Sneezing, scratchy throat, runny nose—everyone knows the first signs of a cold, probably the most common illness known. Although the common cold is usually mild, with symptoms lasting one or two days to about a week, it is a leading cause of doctor visits and of school and job absenteeism. In the course of a year, millions of individuals in the United States would experience a cold. Colds are most prevalent among children, and seem to be related to their relative lack of resistance to infection and to contacts with other kids in day-care centers and schools. Children have about six to ten colds a year; in families with children in school, the number of colds per child can be as high as ten or twelve a year.
Adults average about two to four colds a year, although the range varies widely. Women between the age of twenty and thirty seem to have more colds than men, possibly because of their closer contact with children. On average, individuals older than sixty have less than one cold a year. The economic impact of the common cold could be important; it has been estimated that in 2007 over 65 million cases of the common cold in the United States required medical attention or resulted in restricted activity.
More than two hundred types of viruses are known to cause the common cold. Some, such as the rhinoviruses, seldom produce a serious illness. Others, such as parainfluenza and respiratory syncytial virus, produce mild infections in adults but can precipitate severe lower respiratory infections in young children.
Rhinoviruses, from the Greek “rhin,” meaning nose, cause an estimated 35 percent of all adult colds, and are most active in early fall, spring and summer. More than one hundred types of rhinovirus have been identified; they grow best at temperatures of about 90 degrees Fahrenheit, the temperature of the human nasal mucosa.
Coronaviruses are believed to cause a large percentage of all adult colds. They induce colds primarily in the winter and early spring. Of the more than thirty isolated strains, three or four infect humans. The importance of coronaviruses as causative agents is hard to assess because, unlike rhinoviruses, they are difficult to grow in the laboratory. Approximately fifteen percent of adult colds are caused by viruses also responsible for other, more severe illnesses: adenoviruses, coxsackieviruses, echoviruses, orthomyxoviruses (including influenza A and B viruses), paramyxoviruses (including several parainfluenza viruses), respiratory syncytial virus, and enteroviruses.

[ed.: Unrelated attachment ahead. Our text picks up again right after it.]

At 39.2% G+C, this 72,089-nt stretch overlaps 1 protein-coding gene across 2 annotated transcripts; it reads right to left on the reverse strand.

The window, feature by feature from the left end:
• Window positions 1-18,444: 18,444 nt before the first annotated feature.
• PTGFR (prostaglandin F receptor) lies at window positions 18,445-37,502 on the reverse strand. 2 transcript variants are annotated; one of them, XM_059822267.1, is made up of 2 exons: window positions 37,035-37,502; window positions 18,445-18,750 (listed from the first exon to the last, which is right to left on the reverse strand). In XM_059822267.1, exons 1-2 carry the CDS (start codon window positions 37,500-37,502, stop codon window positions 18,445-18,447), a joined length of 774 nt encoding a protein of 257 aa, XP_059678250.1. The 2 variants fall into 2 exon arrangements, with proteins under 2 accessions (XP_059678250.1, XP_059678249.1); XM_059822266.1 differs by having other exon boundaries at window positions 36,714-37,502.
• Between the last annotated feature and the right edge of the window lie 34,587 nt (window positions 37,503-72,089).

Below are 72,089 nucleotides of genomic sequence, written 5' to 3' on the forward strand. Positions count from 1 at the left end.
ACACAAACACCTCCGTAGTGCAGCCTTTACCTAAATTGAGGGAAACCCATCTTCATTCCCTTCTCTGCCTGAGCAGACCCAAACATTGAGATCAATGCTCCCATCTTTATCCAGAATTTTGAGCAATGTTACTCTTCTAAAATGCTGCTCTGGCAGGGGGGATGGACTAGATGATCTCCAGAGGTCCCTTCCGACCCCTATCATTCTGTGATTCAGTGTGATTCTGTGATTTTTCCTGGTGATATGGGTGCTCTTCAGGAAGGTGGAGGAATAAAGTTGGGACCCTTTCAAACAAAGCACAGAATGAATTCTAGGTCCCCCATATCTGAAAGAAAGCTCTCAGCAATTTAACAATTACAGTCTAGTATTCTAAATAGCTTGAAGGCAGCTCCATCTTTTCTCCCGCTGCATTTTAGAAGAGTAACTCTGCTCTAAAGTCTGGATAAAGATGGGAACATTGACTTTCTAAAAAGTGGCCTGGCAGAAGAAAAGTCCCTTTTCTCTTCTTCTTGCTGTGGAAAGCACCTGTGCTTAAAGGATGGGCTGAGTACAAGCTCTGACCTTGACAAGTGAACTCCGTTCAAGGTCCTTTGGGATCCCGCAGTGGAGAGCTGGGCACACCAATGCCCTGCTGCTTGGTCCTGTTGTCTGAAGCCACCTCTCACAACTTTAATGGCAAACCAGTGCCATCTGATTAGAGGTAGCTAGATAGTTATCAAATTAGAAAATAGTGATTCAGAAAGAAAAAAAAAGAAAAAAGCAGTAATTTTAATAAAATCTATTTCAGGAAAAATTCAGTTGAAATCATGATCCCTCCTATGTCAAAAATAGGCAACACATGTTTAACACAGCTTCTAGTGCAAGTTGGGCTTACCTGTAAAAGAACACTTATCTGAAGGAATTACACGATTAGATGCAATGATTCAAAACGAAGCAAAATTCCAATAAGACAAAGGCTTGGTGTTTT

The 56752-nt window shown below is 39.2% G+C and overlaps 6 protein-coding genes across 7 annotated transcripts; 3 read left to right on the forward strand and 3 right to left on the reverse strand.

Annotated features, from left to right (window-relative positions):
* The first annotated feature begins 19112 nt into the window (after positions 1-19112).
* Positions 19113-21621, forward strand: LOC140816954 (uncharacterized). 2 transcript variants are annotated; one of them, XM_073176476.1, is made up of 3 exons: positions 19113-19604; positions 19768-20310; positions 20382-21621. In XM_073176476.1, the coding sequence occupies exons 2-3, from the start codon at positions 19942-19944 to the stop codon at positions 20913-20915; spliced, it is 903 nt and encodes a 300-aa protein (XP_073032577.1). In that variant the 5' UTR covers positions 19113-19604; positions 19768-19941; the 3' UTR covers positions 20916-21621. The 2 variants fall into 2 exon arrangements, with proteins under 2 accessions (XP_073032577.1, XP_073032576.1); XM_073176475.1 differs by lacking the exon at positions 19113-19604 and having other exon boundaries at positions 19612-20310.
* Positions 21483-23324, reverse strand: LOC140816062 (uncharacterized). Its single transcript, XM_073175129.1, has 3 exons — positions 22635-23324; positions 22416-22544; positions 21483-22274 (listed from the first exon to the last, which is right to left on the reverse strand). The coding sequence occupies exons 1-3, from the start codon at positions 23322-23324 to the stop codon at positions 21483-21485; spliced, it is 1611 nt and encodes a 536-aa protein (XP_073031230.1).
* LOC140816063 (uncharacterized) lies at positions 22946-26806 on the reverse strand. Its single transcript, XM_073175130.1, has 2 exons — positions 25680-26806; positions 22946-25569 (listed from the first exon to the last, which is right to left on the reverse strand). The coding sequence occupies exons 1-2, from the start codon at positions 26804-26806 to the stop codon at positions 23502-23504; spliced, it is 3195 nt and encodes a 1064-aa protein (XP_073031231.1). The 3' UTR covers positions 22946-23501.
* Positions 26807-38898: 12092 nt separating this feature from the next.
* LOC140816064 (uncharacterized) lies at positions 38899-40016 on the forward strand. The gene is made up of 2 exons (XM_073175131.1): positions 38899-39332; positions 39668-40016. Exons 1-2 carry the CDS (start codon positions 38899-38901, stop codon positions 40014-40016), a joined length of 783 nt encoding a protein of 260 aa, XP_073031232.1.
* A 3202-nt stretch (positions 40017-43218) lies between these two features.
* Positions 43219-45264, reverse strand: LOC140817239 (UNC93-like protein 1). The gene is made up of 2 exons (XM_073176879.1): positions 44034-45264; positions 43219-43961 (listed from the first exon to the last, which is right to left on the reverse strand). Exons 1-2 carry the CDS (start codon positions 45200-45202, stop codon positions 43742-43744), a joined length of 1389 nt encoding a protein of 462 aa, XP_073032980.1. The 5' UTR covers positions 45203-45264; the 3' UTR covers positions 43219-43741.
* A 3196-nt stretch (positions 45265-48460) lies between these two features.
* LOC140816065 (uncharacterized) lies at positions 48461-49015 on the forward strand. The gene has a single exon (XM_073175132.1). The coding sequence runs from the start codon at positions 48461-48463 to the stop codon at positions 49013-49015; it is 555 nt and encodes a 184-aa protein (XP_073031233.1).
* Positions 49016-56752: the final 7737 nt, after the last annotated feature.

The cause of about half of all adult colds, thought to be viral, remains unknown. The same viruses that produce colds in adults appear to cause colds in children. The relative importance of various viruses in pediatric colds, however, is unclear because of the difficulty in isolating the precise cause of symptoms in studies of children with colds.
Does cold weather cause a cold? Although many people are convinced that a cold results from exposure to cold weather, or from getting chilled or overheated, several studies have found that these conditions have little or no effect on the development or severity of a cold. Nor is susceptibility apparently related to factors such as exercise, diet, or enlarged tonsils or adenoids. On the other hand, research suggests that psychological stress, allergic disorders affecting the nasal passages or pharynx (throat), and menstrual cycles may have an impact on our susceptibility to colds.